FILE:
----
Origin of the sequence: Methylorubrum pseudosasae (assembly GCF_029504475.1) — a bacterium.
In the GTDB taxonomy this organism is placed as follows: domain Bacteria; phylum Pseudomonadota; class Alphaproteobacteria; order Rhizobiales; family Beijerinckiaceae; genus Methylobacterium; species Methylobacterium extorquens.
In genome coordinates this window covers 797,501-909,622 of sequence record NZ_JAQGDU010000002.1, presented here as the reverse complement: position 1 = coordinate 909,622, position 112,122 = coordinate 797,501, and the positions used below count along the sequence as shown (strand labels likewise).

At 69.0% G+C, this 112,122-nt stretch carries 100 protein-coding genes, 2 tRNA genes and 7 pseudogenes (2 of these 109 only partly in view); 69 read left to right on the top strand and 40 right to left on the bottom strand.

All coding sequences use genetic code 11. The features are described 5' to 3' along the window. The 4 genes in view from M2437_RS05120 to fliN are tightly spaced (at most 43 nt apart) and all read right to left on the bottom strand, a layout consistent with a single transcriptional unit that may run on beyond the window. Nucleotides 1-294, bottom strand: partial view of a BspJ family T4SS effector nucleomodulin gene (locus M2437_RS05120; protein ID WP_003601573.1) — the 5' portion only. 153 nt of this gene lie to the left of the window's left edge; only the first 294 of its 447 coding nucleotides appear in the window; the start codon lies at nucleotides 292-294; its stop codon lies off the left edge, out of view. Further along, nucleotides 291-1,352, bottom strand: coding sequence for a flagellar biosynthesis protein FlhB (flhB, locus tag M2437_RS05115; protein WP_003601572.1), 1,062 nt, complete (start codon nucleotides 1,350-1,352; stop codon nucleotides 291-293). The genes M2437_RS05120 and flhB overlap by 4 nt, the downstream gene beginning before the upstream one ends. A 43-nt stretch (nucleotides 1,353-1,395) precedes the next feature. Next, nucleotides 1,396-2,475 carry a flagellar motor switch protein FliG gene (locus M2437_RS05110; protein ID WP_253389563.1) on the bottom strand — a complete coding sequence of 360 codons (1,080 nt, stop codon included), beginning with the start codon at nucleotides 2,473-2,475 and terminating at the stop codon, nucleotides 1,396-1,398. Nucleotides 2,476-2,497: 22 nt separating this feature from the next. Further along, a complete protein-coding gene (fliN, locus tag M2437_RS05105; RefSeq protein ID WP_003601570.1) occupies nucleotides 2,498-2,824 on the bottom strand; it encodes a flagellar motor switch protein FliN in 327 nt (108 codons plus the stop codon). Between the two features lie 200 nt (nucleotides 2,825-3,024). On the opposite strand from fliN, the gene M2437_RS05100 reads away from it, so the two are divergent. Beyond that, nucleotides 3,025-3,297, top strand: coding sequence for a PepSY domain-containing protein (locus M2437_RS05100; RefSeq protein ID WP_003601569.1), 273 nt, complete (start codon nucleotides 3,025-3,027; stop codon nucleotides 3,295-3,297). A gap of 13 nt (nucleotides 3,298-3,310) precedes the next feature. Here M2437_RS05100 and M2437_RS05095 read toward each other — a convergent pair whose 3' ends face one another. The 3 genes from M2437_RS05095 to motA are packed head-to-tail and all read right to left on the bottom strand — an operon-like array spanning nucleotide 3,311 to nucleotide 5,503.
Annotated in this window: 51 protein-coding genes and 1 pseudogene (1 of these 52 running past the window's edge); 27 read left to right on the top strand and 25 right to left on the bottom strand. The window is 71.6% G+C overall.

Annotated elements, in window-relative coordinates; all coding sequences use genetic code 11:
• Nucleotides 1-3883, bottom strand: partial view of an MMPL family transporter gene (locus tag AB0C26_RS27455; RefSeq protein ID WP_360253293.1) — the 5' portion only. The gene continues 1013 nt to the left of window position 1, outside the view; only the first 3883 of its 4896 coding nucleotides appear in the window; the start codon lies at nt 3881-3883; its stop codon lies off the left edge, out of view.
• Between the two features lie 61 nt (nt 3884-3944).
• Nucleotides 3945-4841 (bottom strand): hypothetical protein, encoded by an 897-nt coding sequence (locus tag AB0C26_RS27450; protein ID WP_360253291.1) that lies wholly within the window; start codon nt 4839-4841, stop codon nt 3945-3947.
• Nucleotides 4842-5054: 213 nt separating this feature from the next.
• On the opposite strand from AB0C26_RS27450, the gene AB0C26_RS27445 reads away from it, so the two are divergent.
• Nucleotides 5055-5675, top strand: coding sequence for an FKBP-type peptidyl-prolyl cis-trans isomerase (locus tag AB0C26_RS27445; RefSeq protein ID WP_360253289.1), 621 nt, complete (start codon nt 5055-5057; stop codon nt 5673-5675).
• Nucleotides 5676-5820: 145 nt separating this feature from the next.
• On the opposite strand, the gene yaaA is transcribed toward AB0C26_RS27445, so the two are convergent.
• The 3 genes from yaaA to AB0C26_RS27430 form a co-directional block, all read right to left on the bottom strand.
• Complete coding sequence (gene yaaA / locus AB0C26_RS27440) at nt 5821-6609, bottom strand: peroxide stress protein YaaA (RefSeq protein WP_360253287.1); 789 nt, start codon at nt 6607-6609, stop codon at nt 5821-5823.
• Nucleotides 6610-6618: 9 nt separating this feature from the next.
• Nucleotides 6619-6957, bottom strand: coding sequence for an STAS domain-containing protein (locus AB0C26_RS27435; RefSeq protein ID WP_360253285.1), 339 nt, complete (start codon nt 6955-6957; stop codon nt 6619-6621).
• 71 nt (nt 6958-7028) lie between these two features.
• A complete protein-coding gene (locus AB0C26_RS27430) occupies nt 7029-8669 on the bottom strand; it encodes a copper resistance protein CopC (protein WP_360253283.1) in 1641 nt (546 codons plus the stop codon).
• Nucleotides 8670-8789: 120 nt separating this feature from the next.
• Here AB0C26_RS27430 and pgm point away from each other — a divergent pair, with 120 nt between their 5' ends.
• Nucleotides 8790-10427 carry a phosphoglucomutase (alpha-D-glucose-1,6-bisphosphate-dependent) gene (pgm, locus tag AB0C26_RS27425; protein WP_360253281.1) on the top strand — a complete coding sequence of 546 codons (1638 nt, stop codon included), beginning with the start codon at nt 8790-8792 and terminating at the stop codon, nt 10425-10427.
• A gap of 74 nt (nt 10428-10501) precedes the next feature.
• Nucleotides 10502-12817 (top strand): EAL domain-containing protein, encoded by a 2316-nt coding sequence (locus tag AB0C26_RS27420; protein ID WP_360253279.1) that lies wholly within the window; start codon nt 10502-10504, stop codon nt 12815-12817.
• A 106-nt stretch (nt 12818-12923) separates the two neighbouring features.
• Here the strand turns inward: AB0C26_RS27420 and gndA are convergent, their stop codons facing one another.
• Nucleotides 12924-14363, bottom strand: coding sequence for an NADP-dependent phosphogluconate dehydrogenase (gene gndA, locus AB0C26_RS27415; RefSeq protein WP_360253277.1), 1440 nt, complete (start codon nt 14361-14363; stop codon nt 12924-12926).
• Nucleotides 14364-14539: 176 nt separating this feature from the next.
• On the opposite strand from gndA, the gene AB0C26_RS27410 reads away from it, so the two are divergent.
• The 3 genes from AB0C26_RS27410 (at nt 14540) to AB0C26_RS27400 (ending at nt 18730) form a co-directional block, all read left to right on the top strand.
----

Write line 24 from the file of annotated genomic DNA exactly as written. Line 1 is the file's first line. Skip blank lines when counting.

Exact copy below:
• Nucleotides 8790-10427 carry a phosphoglucomutase (alpha-D-glucose-1,6-bisphosphate-dependent) gene (pgm, locus tag AB0C26_RS27425; protein WP_360253281.1) on the top strand — a complete coding sequence of 546 codons (1638 nt, stop codon included), beginning with the start codon at nt 8790-8792 and terminating at the stop codon, nt 10425-10427.